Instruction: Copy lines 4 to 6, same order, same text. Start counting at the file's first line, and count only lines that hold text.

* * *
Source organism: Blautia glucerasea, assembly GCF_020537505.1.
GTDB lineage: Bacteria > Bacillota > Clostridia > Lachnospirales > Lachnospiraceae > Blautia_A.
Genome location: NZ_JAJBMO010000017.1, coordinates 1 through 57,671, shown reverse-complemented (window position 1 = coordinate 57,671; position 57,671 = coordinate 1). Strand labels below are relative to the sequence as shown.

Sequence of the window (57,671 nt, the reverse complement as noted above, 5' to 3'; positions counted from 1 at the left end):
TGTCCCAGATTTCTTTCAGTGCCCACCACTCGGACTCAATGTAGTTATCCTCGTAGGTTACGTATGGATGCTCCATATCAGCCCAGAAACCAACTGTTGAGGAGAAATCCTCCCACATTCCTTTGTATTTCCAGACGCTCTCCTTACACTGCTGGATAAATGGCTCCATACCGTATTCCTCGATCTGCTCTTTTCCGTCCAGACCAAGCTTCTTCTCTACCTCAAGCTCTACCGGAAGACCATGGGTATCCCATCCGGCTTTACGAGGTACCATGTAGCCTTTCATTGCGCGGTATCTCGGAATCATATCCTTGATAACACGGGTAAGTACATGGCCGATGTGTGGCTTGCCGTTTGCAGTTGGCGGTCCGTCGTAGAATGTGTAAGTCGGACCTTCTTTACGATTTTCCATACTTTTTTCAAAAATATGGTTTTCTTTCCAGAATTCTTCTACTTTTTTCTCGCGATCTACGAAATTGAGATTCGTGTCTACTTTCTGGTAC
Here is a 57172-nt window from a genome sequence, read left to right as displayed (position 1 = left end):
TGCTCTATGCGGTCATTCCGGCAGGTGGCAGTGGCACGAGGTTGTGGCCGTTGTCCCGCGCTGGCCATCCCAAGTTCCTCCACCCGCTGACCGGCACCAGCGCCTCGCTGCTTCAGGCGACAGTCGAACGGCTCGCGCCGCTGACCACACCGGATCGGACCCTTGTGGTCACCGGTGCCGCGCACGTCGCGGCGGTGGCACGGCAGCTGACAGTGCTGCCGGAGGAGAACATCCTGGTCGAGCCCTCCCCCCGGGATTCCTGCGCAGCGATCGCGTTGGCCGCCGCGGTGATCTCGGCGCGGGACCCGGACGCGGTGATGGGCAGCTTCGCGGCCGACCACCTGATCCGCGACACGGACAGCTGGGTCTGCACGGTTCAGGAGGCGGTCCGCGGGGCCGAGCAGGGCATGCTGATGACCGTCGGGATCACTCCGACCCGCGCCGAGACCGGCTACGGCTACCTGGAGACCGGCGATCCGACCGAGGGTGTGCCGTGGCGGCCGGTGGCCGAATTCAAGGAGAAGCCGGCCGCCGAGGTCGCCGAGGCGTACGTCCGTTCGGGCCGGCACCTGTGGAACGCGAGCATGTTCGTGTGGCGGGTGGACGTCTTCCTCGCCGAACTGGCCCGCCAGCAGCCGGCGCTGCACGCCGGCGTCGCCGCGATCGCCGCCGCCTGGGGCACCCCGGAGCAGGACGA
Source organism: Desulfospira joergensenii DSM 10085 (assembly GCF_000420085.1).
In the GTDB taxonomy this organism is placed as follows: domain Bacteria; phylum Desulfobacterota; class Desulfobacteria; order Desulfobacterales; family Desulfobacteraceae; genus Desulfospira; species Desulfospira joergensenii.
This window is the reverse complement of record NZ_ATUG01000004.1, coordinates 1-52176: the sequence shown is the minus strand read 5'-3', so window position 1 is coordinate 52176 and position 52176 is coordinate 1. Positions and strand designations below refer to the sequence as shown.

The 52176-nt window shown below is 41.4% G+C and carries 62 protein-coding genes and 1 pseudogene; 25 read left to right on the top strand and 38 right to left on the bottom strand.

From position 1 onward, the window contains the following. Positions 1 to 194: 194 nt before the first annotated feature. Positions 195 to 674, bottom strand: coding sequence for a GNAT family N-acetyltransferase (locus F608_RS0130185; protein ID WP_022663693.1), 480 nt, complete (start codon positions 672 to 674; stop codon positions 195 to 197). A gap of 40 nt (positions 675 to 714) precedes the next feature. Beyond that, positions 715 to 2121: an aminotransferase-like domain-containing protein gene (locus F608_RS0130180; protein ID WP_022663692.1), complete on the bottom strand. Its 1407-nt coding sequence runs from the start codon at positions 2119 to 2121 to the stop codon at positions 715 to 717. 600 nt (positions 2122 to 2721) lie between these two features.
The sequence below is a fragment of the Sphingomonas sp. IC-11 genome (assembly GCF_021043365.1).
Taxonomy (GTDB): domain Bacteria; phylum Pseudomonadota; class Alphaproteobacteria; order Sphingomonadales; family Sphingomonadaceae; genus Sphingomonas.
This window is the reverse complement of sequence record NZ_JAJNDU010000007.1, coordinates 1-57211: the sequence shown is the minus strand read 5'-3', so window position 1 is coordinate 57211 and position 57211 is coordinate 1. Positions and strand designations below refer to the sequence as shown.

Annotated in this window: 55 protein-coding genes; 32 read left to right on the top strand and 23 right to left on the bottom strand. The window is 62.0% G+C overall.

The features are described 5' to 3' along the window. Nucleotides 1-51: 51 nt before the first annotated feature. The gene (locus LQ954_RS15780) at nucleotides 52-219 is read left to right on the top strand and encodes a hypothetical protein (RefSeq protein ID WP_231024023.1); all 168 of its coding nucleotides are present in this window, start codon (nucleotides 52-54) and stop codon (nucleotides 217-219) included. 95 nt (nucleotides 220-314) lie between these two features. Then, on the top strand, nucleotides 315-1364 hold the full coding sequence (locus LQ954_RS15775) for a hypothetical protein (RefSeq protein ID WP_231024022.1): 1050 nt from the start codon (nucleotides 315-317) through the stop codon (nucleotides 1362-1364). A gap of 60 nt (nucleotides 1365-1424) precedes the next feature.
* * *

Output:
Sequence of the window (57,671 nt, the reverse complement as noted above, 5' to 3'; positions counted from 1 at the left end):
TGTCCCAGATTTCTTTCAGTGCCCACCACTCGGACTCAATGTAGTTATCCTCGTAGGTTACGTATGGATGCTCCATATCAGCCCAGAAACCAACTGTTGAGGAGAAATCCTCCCACATTCCTTTGTATTTCCAGACGCTCTCCTTACACTGCTGGATAAATGGCTCCATACCGTATTCCTCGATCTGCTCTTTTCCGTCCAGACCAAGCTTCTTCTCTACCTCAAGCTCTACCGGAAGACCATGGGTATCCCATCCGGCTTTACGAGGTACCATGTAGCCTTTCATTGCGCGGTATCTCGGAATCATATCCTTGATAACACGGGTAAGTACATGGCCGATGTGTGGCTTGCCGTTTGCAGTTGGCGGTCCGTCGTAGAATGTGTAAGTCGGACCTTCTTTACGATTTTCCATACTTTTTTCAAAAATATGGTTTTCTTTCCAGAATTCTTCTACTTTTTTCTCGCGATCTACGAAATTGAGATTCGTGTCTACTTTCTGGTAC
Here is a 57172-nt window from a genome sequence, read left to right as displayed (position 1 = left end):